Privilege is a long-standing social barrier that has been defined as “an advantage or ‘special right’ available to a select group” meaning that privilege and equality cannot co-exist. Social experiments have tried to illustrate how privilege affects society as a whole.
In 1968, Jane Elliott first conducted her “Blue eyes, brown eyes” experiment in which she told her students that a physical feature meant that they were “superior” due to their blue eyes. In short, the children who were “inferior” began to perform poorly on tests (despite previous performance) and isolated themselves from the “superior” children who developed a sense of arrogance and acted “unpleasant to their inferior classmates” (read more about Elliot’s experiment here).
In 2014, Buzzfeed’s Nathan Pyle recalled a classroom lesson on privilege demonstrated with a waste bin and some paper (pictured). In short, each student had one shot from their assigned rows of the classroom - those closer to the front represented those with more privilege and those at the back the least privileged (read more of Pyle’s high school account here).
Even more so interesting than the experiments themselves were the reactionary expressions of denial and anger towards the realities of privilege - notably from those with undeniable privilege.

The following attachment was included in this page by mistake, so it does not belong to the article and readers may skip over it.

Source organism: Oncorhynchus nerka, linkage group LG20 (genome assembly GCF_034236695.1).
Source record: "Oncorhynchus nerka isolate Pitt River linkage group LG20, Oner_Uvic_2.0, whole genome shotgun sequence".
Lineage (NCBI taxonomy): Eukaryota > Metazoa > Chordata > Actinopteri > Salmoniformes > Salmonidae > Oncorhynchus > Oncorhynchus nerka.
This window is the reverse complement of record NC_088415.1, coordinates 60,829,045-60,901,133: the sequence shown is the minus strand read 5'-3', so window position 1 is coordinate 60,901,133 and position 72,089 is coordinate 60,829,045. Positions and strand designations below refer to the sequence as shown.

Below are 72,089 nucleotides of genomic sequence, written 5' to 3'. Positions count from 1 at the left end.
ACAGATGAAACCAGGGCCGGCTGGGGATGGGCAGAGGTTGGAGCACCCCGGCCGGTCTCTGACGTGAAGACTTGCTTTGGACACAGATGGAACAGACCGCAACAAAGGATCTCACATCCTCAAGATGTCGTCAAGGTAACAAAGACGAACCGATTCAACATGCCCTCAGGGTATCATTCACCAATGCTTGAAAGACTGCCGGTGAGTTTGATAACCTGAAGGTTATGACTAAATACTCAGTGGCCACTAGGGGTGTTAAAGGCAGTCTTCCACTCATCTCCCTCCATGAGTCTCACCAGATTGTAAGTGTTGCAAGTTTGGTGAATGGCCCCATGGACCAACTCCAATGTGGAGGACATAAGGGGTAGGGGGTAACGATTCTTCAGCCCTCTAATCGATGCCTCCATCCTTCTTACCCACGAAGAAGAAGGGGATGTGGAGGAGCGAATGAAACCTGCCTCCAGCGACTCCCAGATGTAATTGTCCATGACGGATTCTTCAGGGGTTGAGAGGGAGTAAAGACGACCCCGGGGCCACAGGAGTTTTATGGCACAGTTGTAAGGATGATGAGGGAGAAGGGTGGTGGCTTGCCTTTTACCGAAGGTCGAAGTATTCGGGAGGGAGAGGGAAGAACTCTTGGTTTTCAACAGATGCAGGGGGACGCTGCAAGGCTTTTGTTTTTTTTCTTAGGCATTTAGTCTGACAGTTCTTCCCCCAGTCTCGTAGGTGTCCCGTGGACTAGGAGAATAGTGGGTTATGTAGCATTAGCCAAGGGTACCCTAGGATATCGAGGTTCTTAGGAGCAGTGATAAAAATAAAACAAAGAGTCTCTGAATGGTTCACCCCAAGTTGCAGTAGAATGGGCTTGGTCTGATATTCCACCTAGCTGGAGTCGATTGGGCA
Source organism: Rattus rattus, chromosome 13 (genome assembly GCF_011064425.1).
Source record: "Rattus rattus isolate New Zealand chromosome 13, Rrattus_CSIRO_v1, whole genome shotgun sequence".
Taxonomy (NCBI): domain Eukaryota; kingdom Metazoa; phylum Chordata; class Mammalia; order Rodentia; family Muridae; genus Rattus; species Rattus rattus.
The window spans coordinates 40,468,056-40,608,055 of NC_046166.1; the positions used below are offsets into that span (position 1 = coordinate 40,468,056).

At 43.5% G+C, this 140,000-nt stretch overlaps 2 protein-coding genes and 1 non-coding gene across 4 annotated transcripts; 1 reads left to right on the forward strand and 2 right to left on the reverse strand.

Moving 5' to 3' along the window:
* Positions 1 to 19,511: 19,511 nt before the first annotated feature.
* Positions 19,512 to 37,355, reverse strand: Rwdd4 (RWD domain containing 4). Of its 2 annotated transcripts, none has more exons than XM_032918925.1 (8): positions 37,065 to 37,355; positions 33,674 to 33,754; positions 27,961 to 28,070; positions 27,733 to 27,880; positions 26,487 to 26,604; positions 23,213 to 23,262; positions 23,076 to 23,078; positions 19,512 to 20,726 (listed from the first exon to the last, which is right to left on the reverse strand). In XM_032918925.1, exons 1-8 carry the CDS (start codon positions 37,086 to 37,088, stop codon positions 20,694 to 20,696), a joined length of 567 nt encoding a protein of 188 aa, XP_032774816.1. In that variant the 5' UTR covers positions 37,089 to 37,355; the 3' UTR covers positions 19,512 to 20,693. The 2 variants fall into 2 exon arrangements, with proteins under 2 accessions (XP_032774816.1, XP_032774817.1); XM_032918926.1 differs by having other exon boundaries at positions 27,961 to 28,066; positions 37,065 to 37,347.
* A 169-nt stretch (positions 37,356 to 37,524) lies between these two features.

Studies have attempted to relate privilege to health and different life outcomes for decades - even going as far to suggest that privilege (and the social effects) has a negative health impact on all parties. Interestingly, there is speculation over how privilege has shaped science; often the most prominent voices in science have been speculated to be influenced by privileged bias.
While such experiments may never be able to truly embody the effects of long-term privilege on less privileged individuals/communities, they conceptualise the realities of privilege and highlight the effects privilege can have on society as a whole. Within science and society, privilege has become a well-discussed topic; the admittance and acceptance of a person’s privilege not so much.
Comment below the ways in which you think we can deal with societal privilege in a manner conducive to reaching an equal society.
By Tomi Akingbade, Founder